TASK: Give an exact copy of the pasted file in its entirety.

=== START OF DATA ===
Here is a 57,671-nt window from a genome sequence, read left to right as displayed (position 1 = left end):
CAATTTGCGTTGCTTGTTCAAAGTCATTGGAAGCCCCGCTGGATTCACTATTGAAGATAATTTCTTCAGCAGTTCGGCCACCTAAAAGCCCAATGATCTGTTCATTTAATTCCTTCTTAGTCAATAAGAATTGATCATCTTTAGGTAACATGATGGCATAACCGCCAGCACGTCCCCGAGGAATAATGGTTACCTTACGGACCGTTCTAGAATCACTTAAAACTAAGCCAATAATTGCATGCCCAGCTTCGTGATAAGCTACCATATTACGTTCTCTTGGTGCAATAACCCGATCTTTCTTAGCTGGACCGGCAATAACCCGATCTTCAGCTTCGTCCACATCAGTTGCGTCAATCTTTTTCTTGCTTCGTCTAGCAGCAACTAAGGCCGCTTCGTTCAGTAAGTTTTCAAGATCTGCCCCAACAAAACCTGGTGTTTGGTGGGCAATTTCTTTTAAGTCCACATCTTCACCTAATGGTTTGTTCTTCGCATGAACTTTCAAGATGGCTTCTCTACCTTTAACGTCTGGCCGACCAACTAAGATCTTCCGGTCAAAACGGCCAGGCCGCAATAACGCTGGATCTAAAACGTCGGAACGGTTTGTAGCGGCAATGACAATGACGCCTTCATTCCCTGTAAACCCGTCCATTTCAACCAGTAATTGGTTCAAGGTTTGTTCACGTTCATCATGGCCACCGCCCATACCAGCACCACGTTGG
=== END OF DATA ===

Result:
Here is a 57,671-nt window from a genome sequence, read left to right as displayed (position 1 = left end):
CAATTTGCGTTGCTTGTTCAAAGTCATTGGAAGCCCCGCTGGATTCACTATTGAAGATAATTTCTTCAGCAGTTCGGCCACCTAAAAGCCCAATGATCTGTTCATTTAATTCCTTCTTAGTCAATAAGAATTGATCATCTTTAGGTAACATGATGGCATAACCGCCAGCACGTCCCCGAGGAATAATGGTTACCTTACGGACCGTTCTAGAATCACTTAAAACTAAGCCAATAATTGCATGCCCAGCTTCGTGATAAGCTACCATATTACGTTCTCTTGGTGCAATAACCCGATCTTTCTTAGCTGGACCGGCAATAACCCGATCTTCAGCTTCGTCCACATCAGTTGCGTCAATCTTTTTCTTGCTTCGTCTAGCAGCAACTAAGGCCGCTTCGTTCAGTAAGTTTTCAAGATCTGCCCCAACAAAACCTGGTGTTTGGTGGGCAATTTCTTTTAAGTCCACATCTTCACCTAATGGTTTGTTCTTCGCATGAACTTTCAAGATGGCTTCTCTACCTTTAACGTCTGGCCGACCAACTAAGATCTTCCGGTCAAAACGGCCAGGCCGCAATAACGCTGGATCTAAAACGTCGGAACGGTTTGTAGCGGCAATGACAATGACGCCTTCATTCCCTGTAAACCCGTCCATTTCAACCAGTAATTGGTTCAAGGTTTGTTCACGTTCATCATGGCCACCGCCCATACCAGCACCACGTTGG